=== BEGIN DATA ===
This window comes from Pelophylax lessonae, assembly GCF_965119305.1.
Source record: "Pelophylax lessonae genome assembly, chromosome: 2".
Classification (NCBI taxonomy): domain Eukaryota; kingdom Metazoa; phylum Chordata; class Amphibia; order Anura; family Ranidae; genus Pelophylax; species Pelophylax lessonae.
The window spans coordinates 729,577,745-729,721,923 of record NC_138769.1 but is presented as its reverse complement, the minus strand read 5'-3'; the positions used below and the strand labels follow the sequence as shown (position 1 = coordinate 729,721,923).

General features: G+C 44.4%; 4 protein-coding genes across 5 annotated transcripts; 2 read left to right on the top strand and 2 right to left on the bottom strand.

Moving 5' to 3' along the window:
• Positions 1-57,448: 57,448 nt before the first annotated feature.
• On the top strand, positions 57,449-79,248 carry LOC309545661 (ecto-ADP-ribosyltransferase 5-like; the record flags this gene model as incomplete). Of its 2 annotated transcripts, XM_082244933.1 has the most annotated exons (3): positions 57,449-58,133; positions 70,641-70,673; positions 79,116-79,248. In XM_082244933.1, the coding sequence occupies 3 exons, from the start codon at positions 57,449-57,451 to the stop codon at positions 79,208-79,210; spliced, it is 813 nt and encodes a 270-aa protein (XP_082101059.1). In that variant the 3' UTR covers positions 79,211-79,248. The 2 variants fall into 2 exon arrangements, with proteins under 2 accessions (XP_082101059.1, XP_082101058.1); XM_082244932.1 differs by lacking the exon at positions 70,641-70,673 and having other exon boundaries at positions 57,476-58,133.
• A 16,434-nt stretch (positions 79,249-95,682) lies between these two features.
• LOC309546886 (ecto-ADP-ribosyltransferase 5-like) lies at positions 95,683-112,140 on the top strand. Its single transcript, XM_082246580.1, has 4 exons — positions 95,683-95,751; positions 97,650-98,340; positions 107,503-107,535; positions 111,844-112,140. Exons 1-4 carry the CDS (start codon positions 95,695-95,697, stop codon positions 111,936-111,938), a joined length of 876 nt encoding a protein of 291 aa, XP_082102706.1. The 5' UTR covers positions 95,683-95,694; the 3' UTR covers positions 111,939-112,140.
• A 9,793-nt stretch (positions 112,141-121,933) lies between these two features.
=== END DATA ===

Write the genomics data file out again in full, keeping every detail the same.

This window comes from Pelophylax lessonae, assembly GCF_965119305.1.
Source record: "Pelophylax lessonae genome assembly, chromosome: 2".
Classification (NCBI taxonomy): domain Eukaryota; kingdom Metazoa; phylum Chordata; class Amphibia; order Anura; family Ranidae; genus Pelophylax; species Pelophylax lessonae.
The window spans coordinates 729,577,745-729,721,923 of record NC_138769.1 but is presented as its reverse complement, the minus strand read 5'-3'; the positions used below and the strand labels follow the sequence as shown (position 1 = coordinate 729,721,923).

General features: G+C 44.4%; 4 protein-coding genes across 5 annotated transcripts; 2 read left to right on the top strand and 2 right to left on the bottom strand.

Moving 5' to 3' along the window:
• Positions 1-57,448: 57,448 nt before the first annotated feature.
• On the top strand, positions 57,449-79,248 carry LOC309545661 (ecto-ADP-ribosyltransferase 5-like; the record flags this gene model as incomplete). Of its 2 annotated transcripts, XM_082244933.1 has the most annotated exons (3): positions 57,449-58,133; positions 70,641-70,673; positions 79,116-79,248. In XM_082244933.1, the coding sequence occupies 3 exons, from the start codon at positions 57,449-57,451 to the stop codon at positions 79,208-79,210; spliced, it is 813 nt and encodes a 270-aa protein (XP_082101059.1). In that variant the 3' UTR covers positions 79,211-79,248. The 2 variants fall into 2 exon arrangements, with proteins under 2 accessions (XP_082101059.1, XP_082101058.1); XM_082244932.1 differs by lacking the exon at positions 70,641-70,673 and having other exon boundaries at positions 57,476-58,133.
• A 16,434-nt stretch (positions 79,249-95,682) lies between these two features.
• LOC309546886 (ecto-ADP-ribosyltransferase 5-like) lies at positions 95,683-112,140 on the top strand. Its single transcript, XM_082246580.1, has 4 exons — positions 95,683-95,751; positions 97,650-98,340; positions 107,503-107,535; positions 111,844-112,140. Exons 1-4 carry the CDS (start codon positions 95,695-95,697, stop codon positions 111,936-111,938), a joined length of 876 nt encoding a protein of 291 aa, XP_082102706.1. The 5' UTR covers positions 95,683-95,694; the 3' UTR covers positions 111,939-112,140.
• A 9,793-nt stretch (positions 112,141-121,933) lies between these two features.